As talent markets tighten, organizations should always be on the lookout for new strategies to attract and retain talent. While top-notch compensation and culture will always be critical elements of any talent strategy, comprehensive employee benefits could just spell the difference between onboarding the best and brightest and watching them sign on with your fiercest competitors.
Here are five steps HR leaders can take to transform employee benefits from a nice-to-have into a human capital management strategic advantage.
1. Invest in Technology
Employee benefits are more tech-driven than ever before. From providing instant access to information and self-service capabilities, to the reporting prowess needed to meet compliance demands, it all starts with the right tech system. Innovative organizations are leveraging cloud-based technologies and mobile applications to support benefits. Integrating benefits into the wider human capital management ecosystem promises to yield greater efficiencies and powerful insight.
This could take the shape of passing data seamlessly from a leave management system to time and payroll systems, or through the greater insight gained from regular talent touch bases and real-time benefits perceptions, helping you gauge overall employee loyalty. With the rising threat of cyberattack, there's also an increasingly urgent focus on ensuring that employee information remains safe and secure. Investment in the right technology foundation can help ensure organizations are able to deliver on their benefits strategy goals.
2. Meet the Compliance Challenge
Benefits compliance is one of the biggest challenges facing large organizations today. Failing to understand and comply with benefits regulations can be expensive, sometimes costing firms hundreds of thousands, or even millions, in fines. According to the ADP Research Institute® (ADP RI) report, Transforming Benefits Into a Business Asset, nearly half of businesses don't know how many fines they incurred for violations or what it cost their organization. In order to leverage benefits as an asset, it's critical to stay up-to-date on changing legislation around employee benefits.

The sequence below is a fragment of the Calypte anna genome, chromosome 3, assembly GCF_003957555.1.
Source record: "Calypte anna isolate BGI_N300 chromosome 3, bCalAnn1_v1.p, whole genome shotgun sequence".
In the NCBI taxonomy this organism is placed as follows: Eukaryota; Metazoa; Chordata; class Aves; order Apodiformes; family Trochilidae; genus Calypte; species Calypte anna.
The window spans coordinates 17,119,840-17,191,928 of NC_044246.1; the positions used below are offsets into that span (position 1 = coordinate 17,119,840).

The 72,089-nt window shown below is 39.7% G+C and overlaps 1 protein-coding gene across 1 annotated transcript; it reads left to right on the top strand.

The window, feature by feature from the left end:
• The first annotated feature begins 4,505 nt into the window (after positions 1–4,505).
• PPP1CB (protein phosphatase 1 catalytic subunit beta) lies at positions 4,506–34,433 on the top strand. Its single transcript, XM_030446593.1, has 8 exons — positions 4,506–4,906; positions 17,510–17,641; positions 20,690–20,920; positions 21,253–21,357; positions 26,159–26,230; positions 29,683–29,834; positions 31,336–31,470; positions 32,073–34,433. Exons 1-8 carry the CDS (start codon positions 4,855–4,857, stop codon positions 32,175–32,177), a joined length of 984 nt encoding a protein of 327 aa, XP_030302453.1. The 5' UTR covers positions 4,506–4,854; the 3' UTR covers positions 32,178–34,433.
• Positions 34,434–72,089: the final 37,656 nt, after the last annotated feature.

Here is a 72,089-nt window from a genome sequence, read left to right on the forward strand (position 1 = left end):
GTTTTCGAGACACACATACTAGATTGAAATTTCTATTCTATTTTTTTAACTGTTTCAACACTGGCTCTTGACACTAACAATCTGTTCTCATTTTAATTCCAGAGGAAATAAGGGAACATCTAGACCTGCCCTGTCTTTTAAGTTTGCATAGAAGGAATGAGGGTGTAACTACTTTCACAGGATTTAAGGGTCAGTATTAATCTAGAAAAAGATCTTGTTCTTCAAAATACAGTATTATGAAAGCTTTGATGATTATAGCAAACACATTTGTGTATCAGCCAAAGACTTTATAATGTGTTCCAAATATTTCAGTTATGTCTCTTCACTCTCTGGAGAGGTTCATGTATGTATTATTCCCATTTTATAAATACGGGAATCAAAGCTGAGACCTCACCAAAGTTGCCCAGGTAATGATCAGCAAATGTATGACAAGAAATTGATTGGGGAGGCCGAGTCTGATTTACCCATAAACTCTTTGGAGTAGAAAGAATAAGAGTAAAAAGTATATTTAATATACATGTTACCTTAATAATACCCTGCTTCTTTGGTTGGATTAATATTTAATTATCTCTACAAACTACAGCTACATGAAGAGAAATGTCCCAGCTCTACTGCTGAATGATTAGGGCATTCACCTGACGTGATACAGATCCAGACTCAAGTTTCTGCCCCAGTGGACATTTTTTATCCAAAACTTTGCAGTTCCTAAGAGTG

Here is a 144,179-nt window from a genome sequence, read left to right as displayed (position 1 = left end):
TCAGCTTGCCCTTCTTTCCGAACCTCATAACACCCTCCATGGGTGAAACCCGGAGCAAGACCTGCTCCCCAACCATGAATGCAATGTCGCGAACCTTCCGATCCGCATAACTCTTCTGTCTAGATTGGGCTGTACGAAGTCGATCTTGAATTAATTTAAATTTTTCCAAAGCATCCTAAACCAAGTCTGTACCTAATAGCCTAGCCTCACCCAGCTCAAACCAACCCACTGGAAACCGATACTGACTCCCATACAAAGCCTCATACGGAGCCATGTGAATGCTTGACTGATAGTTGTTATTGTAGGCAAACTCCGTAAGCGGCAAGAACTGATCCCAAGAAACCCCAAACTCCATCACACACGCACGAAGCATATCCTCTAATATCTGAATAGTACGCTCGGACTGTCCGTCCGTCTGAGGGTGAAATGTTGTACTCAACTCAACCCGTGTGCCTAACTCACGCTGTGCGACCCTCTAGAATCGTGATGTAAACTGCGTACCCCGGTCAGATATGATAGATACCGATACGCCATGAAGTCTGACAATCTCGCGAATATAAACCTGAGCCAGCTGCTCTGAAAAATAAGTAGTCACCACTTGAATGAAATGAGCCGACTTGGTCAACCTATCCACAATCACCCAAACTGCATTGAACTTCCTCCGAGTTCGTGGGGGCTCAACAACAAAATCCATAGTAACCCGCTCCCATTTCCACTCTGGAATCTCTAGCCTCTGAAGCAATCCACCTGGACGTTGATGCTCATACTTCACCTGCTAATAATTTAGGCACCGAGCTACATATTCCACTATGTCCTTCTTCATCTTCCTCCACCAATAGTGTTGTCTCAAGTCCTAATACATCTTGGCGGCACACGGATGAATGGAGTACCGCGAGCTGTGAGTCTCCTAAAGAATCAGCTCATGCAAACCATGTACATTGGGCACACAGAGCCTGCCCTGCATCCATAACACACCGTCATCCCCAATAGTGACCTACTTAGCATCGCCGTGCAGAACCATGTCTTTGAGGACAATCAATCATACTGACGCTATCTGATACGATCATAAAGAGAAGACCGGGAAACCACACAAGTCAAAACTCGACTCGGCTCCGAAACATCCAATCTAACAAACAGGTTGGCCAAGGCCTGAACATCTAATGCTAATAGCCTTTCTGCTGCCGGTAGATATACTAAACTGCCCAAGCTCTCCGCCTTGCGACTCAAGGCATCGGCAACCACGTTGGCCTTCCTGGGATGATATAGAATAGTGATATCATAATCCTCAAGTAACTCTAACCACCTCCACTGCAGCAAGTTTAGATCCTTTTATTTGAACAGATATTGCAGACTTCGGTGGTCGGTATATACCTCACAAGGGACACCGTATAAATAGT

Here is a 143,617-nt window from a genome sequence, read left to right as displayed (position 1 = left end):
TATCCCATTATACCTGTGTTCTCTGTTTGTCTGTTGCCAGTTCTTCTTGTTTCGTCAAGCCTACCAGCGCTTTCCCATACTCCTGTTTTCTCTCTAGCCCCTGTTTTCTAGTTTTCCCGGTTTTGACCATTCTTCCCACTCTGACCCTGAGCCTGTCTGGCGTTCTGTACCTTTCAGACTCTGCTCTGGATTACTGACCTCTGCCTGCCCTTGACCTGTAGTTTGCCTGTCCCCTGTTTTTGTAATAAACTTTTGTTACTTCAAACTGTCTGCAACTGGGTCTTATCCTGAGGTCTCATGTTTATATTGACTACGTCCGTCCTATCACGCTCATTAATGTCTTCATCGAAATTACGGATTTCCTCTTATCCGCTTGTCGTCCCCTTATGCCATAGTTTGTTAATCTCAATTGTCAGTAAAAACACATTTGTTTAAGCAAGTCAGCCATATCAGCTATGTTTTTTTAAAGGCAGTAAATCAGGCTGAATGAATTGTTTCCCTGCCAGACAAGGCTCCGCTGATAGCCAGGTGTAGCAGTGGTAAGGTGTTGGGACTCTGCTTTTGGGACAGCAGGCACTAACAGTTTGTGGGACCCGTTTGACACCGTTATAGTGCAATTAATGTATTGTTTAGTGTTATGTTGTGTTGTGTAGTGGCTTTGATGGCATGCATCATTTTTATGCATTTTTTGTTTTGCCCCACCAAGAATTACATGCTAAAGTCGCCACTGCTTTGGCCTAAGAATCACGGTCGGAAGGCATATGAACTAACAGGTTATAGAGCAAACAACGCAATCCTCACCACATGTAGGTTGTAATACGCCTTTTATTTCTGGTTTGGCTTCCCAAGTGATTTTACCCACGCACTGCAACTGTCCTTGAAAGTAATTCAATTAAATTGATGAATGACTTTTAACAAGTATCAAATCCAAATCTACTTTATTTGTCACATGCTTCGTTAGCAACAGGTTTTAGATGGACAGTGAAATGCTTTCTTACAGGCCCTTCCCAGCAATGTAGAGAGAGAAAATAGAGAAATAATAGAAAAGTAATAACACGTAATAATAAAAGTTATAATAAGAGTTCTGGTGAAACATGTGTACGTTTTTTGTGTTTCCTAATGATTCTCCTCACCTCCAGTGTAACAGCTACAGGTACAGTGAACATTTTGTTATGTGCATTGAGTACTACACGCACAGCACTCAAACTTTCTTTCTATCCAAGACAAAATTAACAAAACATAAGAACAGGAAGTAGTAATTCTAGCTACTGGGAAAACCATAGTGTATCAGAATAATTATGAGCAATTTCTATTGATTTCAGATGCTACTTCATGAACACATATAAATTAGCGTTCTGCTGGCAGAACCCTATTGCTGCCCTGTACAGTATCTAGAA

Beyond this, your organization's payroll and HR systems should be aligned to provide the most accurate information and reporting possible. HR leaders should make it a priority to maintain consistent communication with senior executives on the risk that noncompliance poses to the bottom line and why maintaining compliance must be a strategic priority.
3. Focus on Communication
According to ADP RI, just 9 percent of HR leaders believe their teams were knowledgeable about their benefits. Organizations that invest in developing an effective benefits strategy need to put together a communication game plan that helps employees understand the value of their plans. Effective communication and execution of your benefits strategy relies on three fundamental elements: delivering information that employees care about, delivering it through the right channels and delivering it at the right time. You need real-time meaningful insights into what employees are engaging with and what channels they're leveraging.